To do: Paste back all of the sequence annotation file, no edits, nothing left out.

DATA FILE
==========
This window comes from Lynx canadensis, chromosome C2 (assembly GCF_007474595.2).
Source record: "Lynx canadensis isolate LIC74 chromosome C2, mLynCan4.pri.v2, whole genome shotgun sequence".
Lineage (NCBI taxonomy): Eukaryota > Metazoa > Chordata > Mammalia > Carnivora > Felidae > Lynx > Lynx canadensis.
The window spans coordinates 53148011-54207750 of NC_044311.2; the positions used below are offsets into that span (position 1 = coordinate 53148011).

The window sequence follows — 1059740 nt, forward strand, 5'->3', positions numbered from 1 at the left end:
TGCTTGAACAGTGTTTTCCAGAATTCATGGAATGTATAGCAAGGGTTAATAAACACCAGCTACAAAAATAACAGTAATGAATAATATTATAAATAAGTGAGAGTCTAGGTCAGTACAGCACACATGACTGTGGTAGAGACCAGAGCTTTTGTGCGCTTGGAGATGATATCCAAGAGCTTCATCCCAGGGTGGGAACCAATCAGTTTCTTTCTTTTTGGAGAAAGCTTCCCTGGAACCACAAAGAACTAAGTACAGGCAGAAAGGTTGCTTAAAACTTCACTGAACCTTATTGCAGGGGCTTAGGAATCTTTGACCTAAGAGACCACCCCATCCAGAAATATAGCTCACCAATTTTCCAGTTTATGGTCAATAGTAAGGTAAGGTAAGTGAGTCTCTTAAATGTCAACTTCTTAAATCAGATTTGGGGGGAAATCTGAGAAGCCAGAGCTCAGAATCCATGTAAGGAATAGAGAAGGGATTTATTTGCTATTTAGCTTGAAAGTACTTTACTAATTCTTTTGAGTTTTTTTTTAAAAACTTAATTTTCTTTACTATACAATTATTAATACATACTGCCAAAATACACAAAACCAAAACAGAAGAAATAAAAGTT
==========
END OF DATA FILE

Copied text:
This window comes from Lynx canadensis, chromosome C2 (assembly GCF_007474595.2).
Source record: "Lynx canadensis isolate LIC74 chromosome C2, mLynCan4.pri.v2, whole genome shotgun sequence".
Lineage (NCBI taxonomy): Eukaryota > Metazoa > Chordata > Mammalia > Carnivora > Felidae > Lynx > Lynx canadensis.
The window spans coordinates 53148011-54207750 of NC_044311.2; the positions used below are offsets into that span (position 1 = coordinate 53148011).

The window sequence follows — 1059740 nt, forward strand, 5'->3', positions numbered from 1 at the left end:
TGCTTGAACAGTGTTTTCCAGAATTCATGGAATGTATAGCAAGGGTTAATAAACACCAGCTACAAAAATAACAGTAATGAATAATATTATAAATAAGTGAGAGTCTAGGTCAGTACAGCACACATGACTGTGGTAGAGACCAGAGCTTTTGTGCGCTTGGAGATGATATCCAAGAGCTTCATCCCAGGGTGGGAACCAATCAGTTTCTTTCTTTTTGGAGAAAGCTTCCCTGGAACCACAAAGAACTAAGTACAGGCAGAAAGGTTGCTTAAAACTTCACTGAACCTTATTGCAGGGGCTTAGGAATCTTTGACCTAAGAGACCACCCCATCCAGAAATATAGCTCACCAATTTTCCAGTTTATGGTCAATAGTAAGGTAAGGTAAGTGAGTCTCTTAAATGTCAACTTCTTAAATCAGATTTGGGGGGAAATCTGAGAAGCCAGAGCTCAGAATCCATGTAAGGAATAGAGAAGGGATTTATTTGCTATTTAGCTTGAAAGTACTTTACTAATTCTTTTGAGTTTTTTTTTAAAAACTTAATTTTCTTTACTATACAATTATTAATACATACTGCCAAAATACACAAAACCAAAACAGAAGAAATAAAAGTT